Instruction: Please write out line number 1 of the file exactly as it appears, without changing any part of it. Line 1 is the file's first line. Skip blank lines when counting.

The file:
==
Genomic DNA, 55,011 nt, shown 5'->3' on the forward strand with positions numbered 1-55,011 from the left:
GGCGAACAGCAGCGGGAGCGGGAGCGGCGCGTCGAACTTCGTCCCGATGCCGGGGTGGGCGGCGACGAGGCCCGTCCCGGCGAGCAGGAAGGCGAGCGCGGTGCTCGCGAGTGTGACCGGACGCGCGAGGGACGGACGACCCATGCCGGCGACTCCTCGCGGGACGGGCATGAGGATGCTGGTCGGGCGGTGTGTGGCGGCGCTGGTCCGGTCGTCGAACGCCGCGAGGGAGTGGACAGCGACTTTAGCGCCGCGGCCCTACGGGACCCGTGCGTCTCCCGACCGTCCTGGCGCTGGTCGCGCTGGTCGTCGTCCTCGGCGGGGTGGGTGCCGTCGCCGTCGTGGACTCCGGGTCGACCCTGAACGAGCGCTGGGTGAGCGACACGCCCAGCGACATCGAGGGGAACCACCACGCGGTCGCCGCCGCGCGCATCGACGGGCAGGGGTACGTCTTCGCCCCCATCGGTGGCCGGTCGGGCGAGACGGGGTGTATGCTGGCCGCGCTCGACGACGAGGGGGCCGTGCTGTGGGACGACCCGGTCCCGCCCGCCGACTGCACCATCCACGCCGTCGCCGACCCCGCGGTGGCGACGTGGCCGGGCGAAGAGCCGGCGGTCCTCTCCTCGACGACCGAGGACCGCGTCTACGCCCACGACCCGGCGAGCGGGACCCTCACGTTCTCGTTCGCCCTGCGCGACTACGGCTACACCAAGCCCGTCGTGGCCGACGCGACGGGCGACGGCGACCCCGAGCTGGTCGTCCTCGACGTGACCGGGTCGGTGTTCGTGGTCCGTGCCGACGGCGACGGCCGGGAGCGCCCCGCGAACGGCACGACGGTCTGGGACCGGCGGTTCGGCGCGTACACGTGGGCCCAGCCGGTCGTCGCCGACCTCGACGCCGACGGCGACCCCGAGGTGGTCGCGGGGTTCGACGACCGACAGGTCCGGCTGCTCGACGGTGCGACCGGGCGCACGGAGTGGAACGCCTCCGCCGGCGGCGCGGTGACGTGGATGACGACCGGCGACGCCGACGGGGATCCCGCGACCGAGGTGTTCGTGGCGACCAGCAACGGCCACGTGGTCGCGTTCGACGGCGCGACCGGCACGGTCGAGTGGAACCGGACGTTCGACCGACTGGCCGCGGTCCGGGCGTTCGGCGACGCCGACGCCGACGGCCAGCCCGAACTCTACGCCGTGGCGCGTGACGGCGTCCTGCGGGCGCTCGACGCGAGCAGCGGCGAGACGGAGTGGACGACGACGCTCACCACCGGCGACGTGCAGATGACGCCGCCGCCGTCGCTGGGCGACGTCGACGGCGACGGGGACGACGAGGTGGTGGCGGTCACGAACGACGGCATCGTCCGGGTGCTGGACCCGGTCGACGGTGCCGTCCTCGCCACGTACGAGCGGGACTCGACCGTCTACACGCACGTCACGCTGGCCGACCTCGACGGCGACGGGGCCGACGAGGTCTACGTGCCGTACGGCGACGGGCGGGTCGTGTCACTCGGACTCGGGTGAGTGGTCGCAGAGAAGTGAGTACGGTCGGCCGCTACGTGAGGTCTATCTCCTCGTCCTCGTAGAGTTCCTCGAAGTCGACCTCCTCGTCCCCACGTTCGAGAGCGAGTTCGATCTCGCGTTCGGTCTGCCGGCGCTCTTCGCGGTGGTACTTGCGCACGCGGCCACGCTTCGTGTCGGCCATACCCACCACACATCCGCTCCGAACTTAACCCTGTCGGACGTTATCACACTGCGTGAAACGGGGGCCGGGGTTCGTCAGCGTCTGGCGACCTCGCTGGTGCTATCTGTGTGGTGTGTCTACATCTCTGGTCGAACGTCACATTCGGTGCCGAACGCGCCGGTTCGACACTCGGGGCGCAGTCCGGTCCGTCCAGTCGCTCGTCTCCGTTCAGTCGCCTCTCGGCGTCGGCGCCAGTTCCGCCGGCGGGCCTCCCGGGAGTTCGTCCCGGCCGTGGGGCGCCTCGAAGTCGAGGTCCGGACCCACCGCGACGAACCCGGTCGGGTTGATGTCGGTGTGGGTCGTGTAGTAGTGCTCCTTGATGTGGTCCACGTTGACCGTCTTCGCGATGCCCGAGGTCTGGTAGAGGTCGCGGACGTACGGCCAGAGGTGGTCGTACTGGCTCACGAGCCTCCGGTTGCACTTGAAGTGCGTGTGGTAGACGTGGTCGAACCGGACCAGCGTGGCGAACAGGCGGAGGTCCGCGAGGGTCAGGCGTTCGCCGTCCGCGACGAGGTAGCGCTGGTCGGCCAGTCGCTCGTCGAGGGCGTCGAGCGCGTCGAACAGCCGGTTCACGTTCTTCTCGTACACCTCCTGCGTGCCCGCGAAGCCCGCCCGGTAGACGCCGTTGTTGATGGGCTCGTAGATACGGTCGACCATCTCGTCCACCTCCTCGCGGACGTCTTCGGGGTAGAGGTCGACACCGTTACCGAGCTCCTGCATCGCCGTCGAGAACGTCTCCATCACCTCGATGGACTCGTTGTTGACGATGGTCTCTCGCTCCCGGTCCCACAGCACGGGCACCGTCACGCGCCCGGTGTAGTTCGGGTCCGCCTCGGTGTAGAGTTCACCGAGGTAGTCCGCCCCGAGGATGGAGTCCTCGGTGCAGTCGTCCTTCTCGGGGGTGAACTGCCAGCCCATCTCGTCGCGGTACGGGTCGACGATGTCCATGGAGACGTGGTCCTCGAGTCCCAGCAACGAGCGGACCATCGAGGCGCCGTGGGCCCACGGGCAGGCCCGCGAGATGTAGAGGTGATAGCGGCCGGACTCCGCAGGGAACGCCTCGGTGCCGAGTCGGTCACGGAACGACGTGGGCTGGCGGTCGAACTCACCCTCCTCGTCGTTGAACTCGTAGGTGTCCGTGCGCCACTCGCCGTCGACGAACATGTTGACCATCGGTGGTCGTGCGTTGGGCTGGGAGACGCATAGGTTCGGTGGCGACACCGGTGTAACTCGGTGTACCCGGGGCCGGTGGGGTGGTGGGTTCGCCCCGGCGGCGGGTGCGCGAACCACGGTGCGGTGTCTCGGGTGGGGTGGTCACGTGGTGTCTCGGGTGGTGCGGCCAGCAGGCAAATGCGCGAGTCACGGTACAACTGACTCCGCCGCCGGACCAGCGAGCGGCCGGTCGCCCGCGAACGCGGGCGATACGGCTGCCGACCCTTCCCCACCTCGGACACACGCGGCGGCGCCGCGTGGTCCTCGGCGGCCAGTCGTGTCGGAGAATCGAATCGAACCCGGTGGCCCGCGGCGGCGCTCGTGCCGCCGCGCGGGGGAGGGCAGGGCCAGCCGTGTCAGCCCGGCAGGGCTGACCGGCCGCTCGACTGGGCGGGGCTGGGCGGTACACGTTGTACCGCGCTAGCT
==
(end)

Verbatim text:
Genomic DNA, 55,011 nt, shown 5'->3' on the forward strand with positions numbered 1-55,011 from the left: